Belyaev was, reportedly, always upfront about the fact that he got his original experiment breeding stock from animals in the Russian fur industry, but the specimens were still labelled as “wild” stock.
But what if those original animals weren’t completely wild?
Subsequent research has shown that the original 65 pairs of foxes that started the Russian fox farming industry were purchased from P.E.I. in the 1920s.
The question becomes, said Karlsson, what impact did decades of selective breeding on P.E.I. have on the foxes before Belyaev even started his experiment?
Breeding in captivity is something that many species have trouble with. So P.E.I. ranchers who were trying to get the fur industry started would have naturally chosen foxes who were more relaxed around humans as their stock, said Karlsson.
Island breeders were also finding variations on the coats of their animals, including spotting and a number of other patterns. Some farmers here were actively breeding for unusual coat colourations and other attributes as a way of expanding their market.
“So (P.E.I. farmers) were actually kind of doing already the experiment that Belyaev thought he was starting in Russia – breeding for the friendliest foxes,” said Karlsson.
“It kind of disrupts that basic idea that we selected on the behaviour and we got changes in the way (foxes) looked, because (P.E.I. farmers) were actually doing both at the same time.”
The writers of the opinion piece contend that while the underlying principle of what Belyaev was trying to do is sound, his results were skewed because the animals he was using in his experiment were already genetically predisposed to have the traits he was trying to prove developed naturally thanks to domestication syndrome.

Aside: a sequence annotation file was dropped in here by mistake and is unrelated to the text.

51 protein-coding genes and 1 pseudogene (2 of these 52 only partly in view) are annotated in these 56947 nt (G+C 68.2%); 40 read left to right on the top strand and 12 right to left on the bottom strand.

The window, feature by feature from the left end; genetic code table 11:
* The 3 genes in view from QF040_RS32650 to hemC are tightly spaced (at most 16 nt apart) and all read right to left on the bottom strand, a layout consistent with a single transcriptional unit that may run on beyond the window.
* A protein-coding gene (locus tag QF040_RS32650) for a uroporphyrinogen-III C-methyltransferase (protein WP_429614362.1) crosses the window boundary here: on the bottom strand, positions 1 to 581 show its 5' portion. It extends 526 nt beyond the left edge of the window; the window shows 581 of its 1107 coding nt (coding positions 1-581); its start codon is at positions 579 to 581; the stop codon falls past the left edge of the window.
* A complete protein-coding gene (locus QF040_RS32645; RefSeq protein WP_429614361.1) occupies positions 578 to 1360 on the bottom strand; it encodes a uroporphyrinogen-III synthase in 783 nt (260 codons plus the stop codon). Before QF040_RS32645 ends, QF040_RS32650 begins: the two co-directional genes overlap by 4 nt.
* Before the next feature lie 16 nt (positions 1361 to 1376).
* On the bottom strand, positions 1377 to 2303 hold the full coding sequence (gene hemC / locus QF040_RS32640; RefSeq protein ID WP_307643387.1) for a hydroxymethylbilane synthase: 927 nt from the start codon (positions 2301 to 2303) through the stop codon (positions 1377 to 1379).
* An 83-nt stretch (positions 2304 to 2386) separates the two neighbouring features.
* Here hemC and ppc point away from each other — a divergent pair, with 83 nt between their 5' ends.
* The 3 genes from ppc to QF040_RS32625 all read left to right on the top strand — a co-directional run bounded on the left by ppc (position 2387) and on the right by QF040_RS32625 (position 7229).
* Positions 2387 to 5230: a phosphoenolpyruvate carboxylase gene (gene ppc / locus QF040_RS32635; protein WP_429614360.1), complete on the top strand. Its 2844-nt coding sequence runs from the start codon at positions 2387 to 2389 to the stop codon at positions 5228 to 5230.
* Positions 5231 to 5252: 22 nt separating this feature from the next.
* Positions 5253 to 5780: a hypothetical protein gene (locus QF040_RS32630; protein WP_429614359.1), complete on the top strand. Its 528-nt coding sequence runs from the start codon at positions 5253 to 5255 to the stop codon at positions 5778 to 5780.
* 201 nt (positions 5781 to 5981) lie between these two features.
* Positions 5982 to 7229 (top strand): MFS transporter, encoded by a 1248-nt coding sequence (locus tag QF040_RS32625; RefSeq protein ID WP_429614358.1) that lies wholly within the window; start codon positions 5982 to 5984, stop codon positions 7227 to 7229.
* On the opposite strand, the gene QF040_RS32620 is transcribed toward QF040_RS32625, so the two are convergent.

“They definitely did make (foxes) friendlier in Russia, they did do some behavioural selection. But our big thing is that by selecting on tameness we have no evidence that selection resulted in all of these other traits (like spots and floppy ears),” said Lord, a post-doctoral associate in Karlsson’s lab.
Five fox facts
- Red fox scientific name: “Vulpes vulpes”
- The average lifespan in the wild: three to six years
- Native across much of the Northern Hemisphere and introduced to Australia where it is considered a dangerous invasive species
- Generally live on edges of woodland, prairies and farmland but are also highly adaptable to living among human populations
- Males knowns as a “reynards” and females known as “vixens”
Fred Horne, archivist and collections co-ordinator with Culture Summerside, was in the fox museum the day Coppinger visited and remembers how intensely interested in the collection he was.
It’s fascinating to think that those early conversations in Summerside contributed to a more international dialogue, said Horne.
“It’s really cool to see that, hey, this stuff that was happening here was important, you know,” said Horne.
“It substantiates what we’re saying all the time, that the activity here had some importance and a lot of influence internationally as far as fox breeding is concerned.”
Reaction to the opinion piece from the scientific community has been somewhat mixed. Some scientists have said they are glad someone is finally taking a more critical look at Belyaev’s conclusions, but others have played down or dismissed the criticism.
“We get a range of reactions,” said Lord.
“Some people are really excited we’ve published this paper and others are not very happy with it – partly because some people rely on this domestication syndrome to do the work they do. So, if it doesn’t exist it complicates their work.”
As for who is right and what happens now – that will be up to scientists who study domestication and genetics to continue their research and test conclusions like Belyaev’s.
Who knows? Maybe someday people will be walking their pet red foxes along with their dogs.
If so, they just might have more than one Islander to thank for it.